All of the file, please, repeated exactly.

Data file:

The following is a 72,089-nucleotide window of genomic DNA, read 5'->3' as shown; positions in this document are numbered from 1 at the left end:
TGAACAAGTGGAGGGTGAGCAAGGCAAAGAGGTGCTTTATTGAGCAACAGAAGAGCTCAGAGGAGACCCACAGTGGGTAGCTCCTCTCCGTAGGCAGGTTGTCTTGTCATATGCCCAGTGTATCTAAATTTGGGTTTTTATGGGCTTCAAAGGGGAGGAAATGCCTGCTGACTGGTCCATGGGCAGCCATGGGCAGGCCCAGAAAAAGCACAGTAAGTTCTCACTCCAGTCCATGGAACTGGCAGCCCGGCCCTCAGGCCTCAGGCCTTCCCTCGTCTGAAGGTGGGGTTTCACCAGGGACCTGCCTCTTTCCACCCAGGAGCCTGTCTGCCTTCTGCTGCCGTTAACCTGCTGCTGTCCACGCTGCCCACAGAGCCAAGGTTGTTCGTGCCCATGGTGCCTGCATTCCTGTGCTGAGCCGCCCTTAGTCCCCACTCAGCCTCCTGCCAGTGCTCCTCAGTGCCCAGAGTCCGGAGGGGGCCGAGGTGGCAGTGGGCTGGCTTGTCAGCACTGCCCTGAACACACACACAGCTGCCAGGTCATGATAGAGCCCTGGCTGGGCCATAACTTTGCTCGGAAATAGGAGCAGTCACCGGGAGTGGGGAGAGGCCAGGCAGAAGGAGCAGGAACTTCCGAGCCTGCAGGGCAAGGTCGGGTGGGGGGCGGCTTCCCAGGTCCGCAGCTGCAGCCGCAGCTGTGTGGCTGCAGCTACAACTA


The following is a 72,089-nucleotide window of genomic DNA, read 5'->3' as shown; positions in this document are numbered from 1 at the left end:
TGAACAAGTGGAGGGTGAGCAAGGCAAAGAGGTGCTTTATTGAGCAACAGAAGAGCTCAGAGGAGACCCACAGTGGGTAGCTCCTCTCCGTAGGCAGGTTGTCTTGTCATATGCCCAGTGTATCTAAATTTGGGTTTTTATGGGCTTCAAAGGGGAGGAAATGCCTGCTGACTGGTCCATGGGCAGCCATGGGCAGGCCCAGAAAAAGCACAGTAAGTTCTCACTCCAGTCCATGGAACTGGCAGCCCGGCCCTCAGGCCTCAGGCCTTCCCTCGTCTGAAGGTGGGGTTTCACCAGGGACCTGCCTCTTTCCACCCAGGAGCCTGTCTGCCTTCTGCTGCCGTTAACCTGCTGCTGTCCACGCTGCCCACAGAGCCAAGGTTGTTCGTGCCCATGGTGCCTGCATTCCTGTGCTGAGCCGCCCTTAGTCCCCACTCAGCCTCCTGCCAGTGCTCCTCAGTGCCCAGAGTCCGGAGGGGGCCGAGGTGGCAGTGGGCTGGCTTGTCAGCACTGCCCTGAACACACACACAGCTGCCAGGTCATGATAGAGCCCTGGCTGGGCCATAACTTTGCTCGGAAATAGGAGCAGTCACCGGGAGTGGGGAGAGGCCAGGCAGAAGGAGCAGGAACTTCCGAGCCTGCAGGGCAAGGTCGGGTGGGGGGCGGCTTCCCAGGTCCGCAGCTGCAGCCGCAGCTGTGTGGCTGCAGCTACAACTA